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Growth Cycles and Market Crashes

  • Boldrin, Michele
  • Levine, David K.

Market booms are often followed by dramatic falls. To explain this requires an asymmetry in the underlying shocks. A straightforward model of technological progress generates asymmetries that are also the source of growth cycles. Assuming a representative consumer, we show that the stock market generally rises, punctuated by occasional dramatic falls. With high risk aversion, bad news causes dramatic increases in prices. Bad news does not correspond to a contraction of existing production possibilities, but to a slowdown in their rate of expansion. This economy provides a model of endogenous growth cycles in which recoveries and recessions are dictated by the adoption of innovations.

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Article provided by Elsevier in its journal Journal of Economic Theory.

Volume (Year): 96 (2001)
Issue (Month): 1-2 (January)
Pages: 13-39

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Handle: RePEc:eee:jetheo:v:96:y:2001:i:1-2:p:13-39
Contact details of provider: Web page: http://www.elsevier.com/locate/inca/622869

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  1. Zeira, Joseph, 1993. "Informational Overshooting, Booms and Crashes," CEPR Discussion Papers 823, C.E.P.R. Discussion Papers.
  2. Boyan Jovanovic & Rafael Rob, 1990. "Long Waves and Short Waves: Growth Through Intensive and Extensive Search," Levine's Working Paper Archive 2082, David K. Levine.
  3. Jeremy Greenwood & Boyan Jovanovic, 1999. "The IT Revolution and the Stock Market," NBER Working Papers 6931, National Bureau of Economic Research, Inc.
  4. Jordi Gali, 1999. "Technology, Employment, and the Business Cycle: Do Technology Shocks Explain Aggregate Fluctuations?," American Economic Review, American Economic Association, vol. 89(1), pages 249-271, March.
  5. Lee, In Ho, 1998. "Market Crashes and Informational Avalanches," Review of Economic Studies, Wiley Blackwell, vol. 65(4), pages 741-59, October.
  6. R. Mehra & E. Prescott, 2010. "The equity premium: a puzzle," Levine's Working Paper Archive 1401, David K. Levine.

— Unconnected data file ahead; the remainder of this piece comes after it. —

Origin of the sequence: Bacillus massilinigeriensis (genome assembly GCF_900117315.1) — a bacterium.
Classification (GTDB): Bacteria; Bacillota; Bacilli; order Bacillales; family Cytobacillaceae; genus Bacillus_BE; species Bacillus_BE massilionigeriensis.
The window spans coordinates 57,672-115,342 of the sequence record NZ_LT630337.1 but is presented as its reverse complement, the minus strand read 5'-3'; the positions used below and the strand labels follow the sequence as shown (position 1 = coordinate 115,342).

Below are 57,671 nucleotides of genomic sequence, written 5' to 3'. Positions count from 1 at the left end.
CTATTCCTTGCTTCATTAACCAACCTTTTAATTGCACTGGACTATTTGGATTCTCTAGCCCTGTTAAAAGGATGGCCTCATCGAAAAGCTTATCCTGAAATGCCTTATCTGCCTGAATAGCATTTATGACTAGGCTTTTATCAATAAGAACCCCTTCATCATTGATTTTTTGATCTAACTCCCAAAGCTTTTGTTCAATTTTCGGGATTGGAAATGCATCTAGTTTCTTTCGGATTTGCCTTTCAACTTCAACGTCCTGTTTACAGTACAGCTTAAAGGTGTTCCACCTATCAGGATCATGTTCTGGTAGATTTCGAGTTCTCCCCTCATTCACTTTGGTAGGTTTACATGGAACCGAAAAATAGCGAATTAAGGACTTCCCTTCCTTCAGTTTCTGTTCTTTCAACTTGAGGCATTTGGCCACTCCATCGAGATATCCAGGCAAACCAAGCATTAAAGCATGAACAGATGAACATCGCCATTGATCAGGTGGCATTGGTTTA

7. Boldrin, Michele & Christiano, Lawrence J. & Fisher, Jonas D.M., 1997. "Habit Persistence And Asset Returns In An Exchange Economy," Macroeconomic Dynamics, Cambridge University Press, vol. 1(02), pages 312-332, June.
  8. Andreas Hornstein & Per Krusell, 1996. "Can Technology Improvements Cause Productivity Slowdowns?," NBER Chapters, in: NBER Macroeconomics Annual 1996, Volume 11, pages 209-276 National Bureau of Economic Research, Inc.
  9. Lucas, Robert E, Jr, 1978. "Asset Prices in an Exchange Economy," Econometrica, Econometric Society, vol. 46(6), pages 1429-45, November.
  10. David, Paul A, 1990. "The Dynamo and the Computer: An Historical Perspective on the Modern Productivity Paradox," American Economic Review, American Economic Association, vol. 80(2), pages 355-61, May.
  11. repec:cup:macdyn:v:1:y:1997:i:2:p:312-32 is not listed on IDEAS
  12. Paul David, 2010. "The Dynamo and the Computer: An Historical Perspective on the Productivity Paradox," Levine's Working Paper Archive 115, David K. Levine.
  13. Boyan Jovanovic & Jeremy Greenwood, 1999. "The Information-Technology Revolution and the Stock Market," American Economic Review, American Economic Association, vol. 89(2), pages 116-122, May.
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